One of the civil society platforms is the Model UN movement in Afghanistan. Like in many countries around the world, this is a student-led decentralized movement, which brings together young people from different backgrounds to replicate the work of diplomats, government and UN officials in addressing the most pressing issues and challenges at the national, regional and global levels. In addition to organizing conferences, Model UN activists usually offer various forms of training in the field of diplomatic and community negotiations, conflict mitigation and public debating. According to estimates by Moneer Kodhani, president of the Kabul-based Pamir Model UN organization, the Model UN involves anywhere between 1,500 and 2,000 young people annually in various Model UN activities around Kabul City and in Kabul province. For example, the Pamir Model UN has been organizing conferences not only with partners in Afghanistan, but also with the regional Model UN New Silk Way (Kazakhstan), and has attracted current President Ashraf Ghani and former President Hamid Kharzai among the speakers.

IMPLICATIONS: The past decade has provided relative stability for the new generation of Afghan citizens (about 63 percent of Afghans are under 25 years of age, 2018 UNFPA est.) to receive a better education, including acquiring skills and competences for developing the national economy. The emergence and rapid growth of the new educated and technocratic youth in Afghanistan (the number of students in HEI doubles every 5–7 years), albeit still small at the moment, will have a significant and positive long-term impact on building a peaceful society. It would also help move forward the reconciliation process if the energy and knowledge of this young generation can be directed towards national reconciliation and building a sustainable future. In this context, the diplomatic, negotiation, conflict resolution and conflict mitigation skills offered by the Model UN movement and other similar programs are crucial for building stability in Afghanistan.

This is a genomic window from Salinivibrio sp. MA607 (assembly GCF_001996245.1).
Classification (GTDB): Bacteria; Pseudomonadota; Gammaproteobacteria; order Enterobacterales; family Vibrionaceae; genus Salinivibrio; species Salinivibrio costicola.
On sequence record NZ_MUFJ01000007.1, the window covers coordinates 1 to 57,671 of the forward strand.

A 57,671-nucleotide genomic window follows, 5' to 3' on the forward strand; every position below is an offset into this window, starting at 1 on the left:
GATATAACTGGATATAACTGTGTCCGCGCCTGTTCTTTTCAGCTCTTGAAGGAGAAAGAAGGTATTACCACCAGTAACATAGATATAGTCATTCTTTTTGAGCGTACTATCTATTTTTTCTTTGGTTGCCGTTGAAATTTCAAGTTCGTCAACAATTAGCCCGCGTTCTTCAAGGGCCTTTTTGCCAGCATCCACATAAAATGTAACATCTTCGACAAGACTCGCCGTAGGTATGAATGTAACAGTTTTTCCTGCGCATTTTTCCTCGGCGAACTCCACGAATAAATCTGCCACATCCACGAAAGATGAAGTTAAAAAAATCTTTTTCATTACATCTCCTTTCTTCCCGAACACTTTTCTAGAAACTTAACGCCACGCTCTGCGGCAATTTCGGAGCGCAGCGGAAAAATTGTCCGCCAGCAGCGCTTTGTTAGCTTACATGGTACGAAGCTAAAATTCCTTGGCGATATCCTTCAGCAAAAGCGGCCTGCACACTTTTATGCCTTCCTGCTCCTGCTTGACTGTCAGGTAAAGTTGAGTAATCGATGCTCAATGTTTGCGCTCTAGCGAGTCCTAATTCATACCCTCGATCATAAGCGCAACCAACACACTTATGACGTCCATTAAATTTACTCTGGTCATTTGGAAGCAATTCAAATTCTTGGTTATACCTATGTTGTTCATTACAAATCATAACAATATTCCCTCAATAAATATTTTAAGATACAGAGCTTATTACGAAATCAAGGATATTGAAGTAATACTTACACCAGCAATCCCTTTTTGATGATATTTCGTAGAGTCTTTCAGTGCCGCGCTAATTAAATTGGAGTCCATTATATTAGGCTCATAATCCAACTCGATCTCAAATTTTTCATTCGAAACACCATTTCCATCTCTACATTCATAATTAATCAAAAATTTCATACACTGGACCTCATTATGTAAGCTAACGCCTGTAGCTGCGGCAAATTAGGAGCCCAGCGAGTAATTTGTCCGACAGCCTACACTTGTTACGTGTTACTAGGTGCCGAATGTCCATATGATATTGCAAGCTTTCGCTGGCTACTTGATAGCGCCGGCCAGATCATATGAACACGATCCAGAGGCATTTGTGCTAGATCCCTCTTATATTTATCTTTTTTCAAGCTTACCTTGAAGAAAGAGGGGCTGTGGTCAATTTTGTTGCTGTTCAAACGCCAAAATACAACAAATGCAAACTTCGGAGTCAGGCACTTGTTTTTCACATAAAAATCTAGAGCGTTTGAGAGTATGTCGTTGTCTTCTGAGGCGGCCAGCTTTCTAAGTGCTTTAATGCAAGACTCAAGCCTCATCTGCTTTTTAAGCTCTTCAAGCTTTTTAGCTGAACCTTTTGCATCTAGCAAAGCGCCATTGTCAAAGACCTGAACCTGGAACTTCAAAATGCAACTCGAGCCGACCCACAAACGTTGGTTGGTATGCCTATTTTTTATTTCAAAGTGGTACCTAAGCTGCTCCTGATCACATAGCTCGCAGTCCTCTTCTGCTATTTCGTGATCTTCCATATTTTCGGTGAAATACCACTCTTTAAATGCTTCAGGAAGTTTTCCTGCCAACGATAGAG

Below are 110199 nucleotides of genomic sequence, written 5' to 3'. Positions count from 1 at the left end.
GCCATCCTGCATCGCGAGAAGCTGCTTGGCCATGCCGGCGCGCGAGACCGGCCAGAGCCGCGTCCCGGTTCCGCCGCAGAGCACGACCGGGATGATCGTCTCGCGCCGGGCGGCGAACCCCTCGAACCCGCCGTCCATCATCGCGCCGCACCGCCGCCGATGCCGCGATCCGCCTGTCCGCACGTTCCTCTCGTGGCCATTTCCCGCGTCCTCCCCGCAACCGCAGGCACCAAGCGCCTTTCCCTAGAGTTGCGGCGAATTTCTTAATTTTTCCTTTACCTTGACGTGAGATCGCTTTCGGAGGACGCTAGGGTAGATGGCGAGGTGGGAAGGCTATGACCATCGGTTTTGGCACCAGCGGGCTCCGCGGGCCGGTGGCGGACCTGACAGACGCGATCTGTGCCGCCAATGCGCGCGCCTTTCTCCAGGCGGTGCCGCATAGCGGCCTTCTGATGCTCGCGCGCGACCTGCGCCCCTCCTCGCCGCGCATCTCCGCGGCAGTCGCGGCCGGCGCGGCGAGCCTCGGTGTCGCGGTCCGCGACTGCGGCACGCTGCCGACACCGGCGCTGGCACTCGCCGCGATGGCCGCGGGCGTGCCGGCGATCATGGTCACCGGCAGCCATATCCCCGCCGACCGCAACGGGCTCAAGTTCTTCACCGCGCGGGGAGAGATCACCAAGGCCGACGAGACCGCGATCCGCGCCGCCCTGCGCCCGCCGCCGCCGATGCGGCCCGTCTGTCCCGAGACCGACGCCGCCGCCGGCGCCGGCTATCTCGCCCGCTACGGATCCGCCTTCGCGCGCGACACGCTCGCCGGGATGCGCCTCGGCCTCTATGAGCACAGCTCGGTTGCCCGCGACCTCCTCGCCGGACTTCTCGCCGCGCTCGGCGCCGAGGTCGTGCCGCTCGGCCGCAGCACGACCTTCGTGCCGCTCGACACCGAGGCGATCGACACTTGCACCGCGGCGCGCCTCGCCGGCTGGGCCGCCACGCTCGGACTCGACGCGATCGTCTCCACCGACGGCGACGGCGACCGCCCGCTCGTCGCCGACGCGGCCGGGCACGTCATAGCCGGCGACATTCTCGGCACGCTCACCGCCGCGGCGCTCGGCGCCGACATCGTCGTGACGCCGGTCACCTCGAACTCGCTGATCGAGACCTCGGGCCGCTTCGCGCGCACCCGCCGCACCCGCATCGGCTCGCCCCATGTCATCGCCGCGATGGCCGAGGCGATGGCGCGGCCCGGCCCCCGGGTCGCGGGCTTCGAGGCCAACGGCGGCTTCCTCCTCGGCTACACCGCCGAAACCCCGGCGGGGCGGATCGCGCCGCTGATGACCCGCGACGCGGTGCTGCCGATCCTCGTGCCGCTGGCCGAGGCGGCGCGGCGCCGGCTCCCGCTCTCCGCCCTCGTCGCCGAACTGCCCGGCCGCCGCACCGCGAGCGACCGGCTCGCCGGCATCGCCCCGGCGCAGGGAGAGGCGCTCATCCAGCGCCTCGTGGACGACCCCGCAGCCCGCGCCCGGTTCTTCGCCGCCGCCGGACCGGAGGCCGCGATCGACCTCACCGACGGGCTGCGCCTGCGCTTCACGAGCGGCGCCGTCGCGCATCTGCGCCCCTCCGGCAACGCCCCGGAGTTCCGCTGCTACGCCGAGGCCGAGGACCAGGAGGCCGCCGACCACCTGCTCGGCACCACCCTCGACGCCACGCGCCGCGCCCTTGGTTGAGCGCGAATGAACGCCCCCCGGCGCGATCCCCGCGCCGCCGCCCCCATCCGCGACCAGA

First, the wider participation of young people from Afghanistan in the national and regional Model UN movement would help them gain better knowledge about the democratic policy process in their home country and in neighboring countries and to learn important skills, while directly connecting them to young people along the Silk Road countries of Central and South Asia.

Second, the Model UN and similar programs create important platforms for peaceful communication, debate and exchange of new ideas, as there are practically no other opportunities for Afghan youth to become involved in open, non-biased and non-partisan exchanges about the international relations of Afghanistan and policies of the major international players.